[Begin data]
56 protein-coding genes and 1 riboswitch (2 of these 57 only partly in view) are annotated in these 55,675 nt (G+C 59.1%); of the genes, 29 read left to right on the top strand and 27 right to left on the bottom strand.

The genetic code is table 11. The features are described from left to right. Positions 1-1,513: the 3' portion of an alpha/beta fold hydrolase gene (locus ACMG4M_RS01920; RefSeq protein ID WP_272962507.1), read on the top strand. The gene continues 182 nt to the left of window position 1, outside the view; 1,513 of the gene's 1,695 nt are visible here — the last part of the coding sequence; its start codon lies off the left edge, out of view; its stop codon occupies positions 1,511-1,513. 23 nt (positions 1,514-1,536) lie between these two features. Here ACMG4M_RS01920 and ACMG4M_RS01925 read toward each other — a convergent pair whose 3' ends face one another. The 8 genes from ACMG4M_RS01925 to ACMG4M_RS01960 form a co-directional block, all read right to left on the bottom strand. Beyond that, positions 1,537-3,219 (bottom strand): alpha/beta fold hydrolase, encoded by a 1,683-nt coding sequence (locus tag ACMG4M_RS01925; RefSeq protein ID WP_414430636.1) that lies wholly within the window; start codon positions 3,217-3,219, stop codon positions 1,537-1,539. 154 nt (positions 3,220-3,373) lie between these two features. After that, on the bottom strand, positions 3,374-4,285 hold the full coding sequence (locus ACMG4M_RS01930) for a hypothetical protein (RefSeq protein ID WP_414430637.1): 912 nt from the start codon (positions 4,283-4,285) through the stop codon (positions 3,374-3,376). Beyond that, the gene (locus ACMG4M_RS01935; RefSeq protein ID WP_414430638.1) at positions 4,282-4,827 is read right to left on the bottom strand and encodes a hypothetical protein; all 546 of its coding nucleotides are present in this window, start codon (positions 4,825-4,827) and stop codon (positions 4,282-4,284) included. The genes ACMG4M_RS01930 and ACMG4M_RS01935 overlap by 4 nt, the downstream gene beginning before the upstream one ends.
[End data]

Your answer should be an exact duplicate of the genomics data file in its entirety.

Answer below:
56 protein-coding genes and 1 riboswitch (2 of these 57 only partly in view) are annotated in these 55,675 nt (G+C 59.1%); of the genes, 29 read left to right on the top strand and 27 right to left on the bottom strand.

The genetic code is table 11. The features are described from left to right. Positions 1-1,513: the 3' portion of an alpha/beta fold hydrolase gene (locus ACMG4M_RS01920; RefSeq protein ID WP_272962507.1), read on the top strand. The gene continues 182 nt to the left of window position 1, outside the view; 1,513 of the gene's 1,695 nt are visible here — the last part of the coding sequence; its start codon lies off the left edge, out of view; its stop codon occupies positions 1,511-1,513. 23 nt (positions 1,514-1,536) lie between these two features. Here ACMG4M_RS01920 and ACMG4M_RS01925 read toward each other — a convergent pair whose 3' ends face one another. The 8 genes from ACMG4M_RS01925 to ACMG4M_RS01960 form a co-directional block, all read right to left on the bottom strand. Beyond that, positions 1,537-3,219 (bottom strand): alpha/beta fold hydrolase, encoded by a 1,683-nt coding sequence (locus tag ACMG4M_RS01925; RefSeq protein ID WP_414430636.1) that lies wholly within the window; start codon positions 3,217-3,219, stop codon positions 1,537-1,539. 154 nt (positions 3,220-3,373) lie between these two features. After that, on the bottom strand, positions 3,374-4,285 hold the full coding sequence (locus ACMG4M_RS01930) for a hypothetical protein (RefSeq protein ID WP_414430637.1): 912 nt from the start codon (positions 4,283-4,285) through the stop codon (positions 3,374-3,376). Beyond that, the gene (locus ACMG4M_RS01935; RefSeq protein ID WP_414430638.1) at positions 4,282-4,827 is read right to left on the bottom strand and encodes a hypothetical protein; all 546 of its coding nucleotides are present in this window, start codon (positions 4,825-4,827) and stop codon (positions 4,282-4,284) included. The genes ACMG4M_RS01930 and ACMG4M_RS01935 overlap by 4 nt, the downstream gene beginning before the upstream one ends.